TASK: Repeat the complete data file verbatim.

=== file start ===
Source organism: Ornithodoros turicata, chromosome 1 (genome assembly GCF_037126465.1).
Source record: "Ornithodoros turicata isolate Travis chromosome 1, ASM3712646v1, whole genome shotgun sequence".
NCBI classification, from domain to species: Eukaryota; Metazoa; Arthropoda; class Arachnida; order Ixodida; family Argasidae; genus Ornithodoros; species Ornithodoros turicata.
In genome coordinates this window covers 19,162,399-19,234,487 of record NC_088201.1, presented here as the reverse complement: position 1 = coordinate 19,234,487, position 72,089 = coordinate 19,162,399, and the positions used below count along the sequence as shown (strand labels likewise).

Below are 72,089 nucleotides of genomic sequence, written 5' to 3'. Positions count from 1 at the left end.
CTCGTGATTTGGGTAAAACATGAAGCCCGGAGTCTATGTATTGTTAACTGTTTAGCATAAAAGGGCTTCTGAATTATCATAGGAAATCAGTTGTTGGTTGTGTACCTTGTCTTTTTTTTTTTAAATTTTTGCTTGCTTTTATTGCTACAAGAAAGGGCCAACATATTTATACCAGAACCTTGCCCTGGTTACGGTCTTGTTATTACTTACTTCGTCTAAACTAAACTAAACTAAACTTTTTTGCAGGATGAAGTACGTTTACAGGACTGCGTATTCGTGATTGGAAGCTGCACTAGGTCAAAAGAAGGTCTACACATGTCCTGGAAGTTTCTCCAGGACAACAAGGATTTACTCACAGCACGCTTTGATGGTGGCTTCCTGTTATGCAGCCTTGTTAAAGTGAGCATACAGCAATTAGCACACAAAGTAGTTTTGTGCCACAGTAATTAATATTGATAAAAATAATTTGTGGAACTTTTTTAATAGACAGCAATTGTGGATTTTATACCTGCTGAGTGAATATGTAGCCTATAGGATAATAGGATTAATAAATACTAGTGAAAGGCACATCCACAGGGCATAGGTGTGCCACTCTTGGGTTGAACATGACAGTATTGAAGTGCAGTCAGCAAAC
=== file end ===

Source organism: Ornithodoros turicata, chromosome 1 (genome assembly GCF_037126465.1).
Source record: "Ornithodoros turicata isolate Travis chromosome 1, ASM3712646v1, whole genome shotgun sequence".
NCBI classification, from domain to species: Eukaryota; Metazoa; Arthropoda; class Arachnida; order Ixodida; family Argasidae; genus Ornithodoros; species Ornithodoros turicata.
In genome coordinates this window covers 19,162,399-19,234,487 of record NC_088201.1, presented here as the reverse complement: position 1 = coordinate 19,234,487, position 72,089 = coordinate 19,162,399, and the positions used below count along the sequence as shown (strand labels likewise).

Below are 72,089 nucleotides of genomic sequence, written 5' to 3'. Positions count from 1 at the left end.
CTCGTGATTTGGGTAAAACATGAAGCCCGGAGTCTATGTATTGTTAACTGTTTAGCATAAAAGGGCTTCTGAATTATCATAGGAAATCAGTTGTTGGTTGTGTACCTTGTCTTTTTTTTTTTAAATTTTTGCTTGCTTTTATTGCTACAAGAAAGGGCCAACATATTTATACCAGAACCTTGCCCTGGTTACGGTCTTGTTATTACTTACTTCGTCTAAACTAAACTAAACTAAACTTTTTTGCAGGATGAAGTACGTTTACAGGACTGCGTATTCGTGATTGGAAGCTGCACTAGGTCAAAAGAAGGTCTACACATGTCCTGGAAGTTTCTCCAGGACAACAAGGATTTACTCACAGCACGCTTTGATGGTGGCTTCCTGTTATGCAGCCTTGTTAAAGTGAGCATACAGCAATTAGCACACAAAGTAGTTTTGTGCCACAGTAATTAATATTGATAAAAATAATTTGTGGAACTTTTTTAATAGACAGCAATTGTGGATTTTATACCTGCTGAGTGAATATGTAGCCTATAGGATAATAGGATTAATAAATACTAGTGAAAGGCACATCCACAGGGCATAGGTGTGCCACTCTTGGGTTGAACATGACAGTATTGAAGTGCAGTCAGCAAAC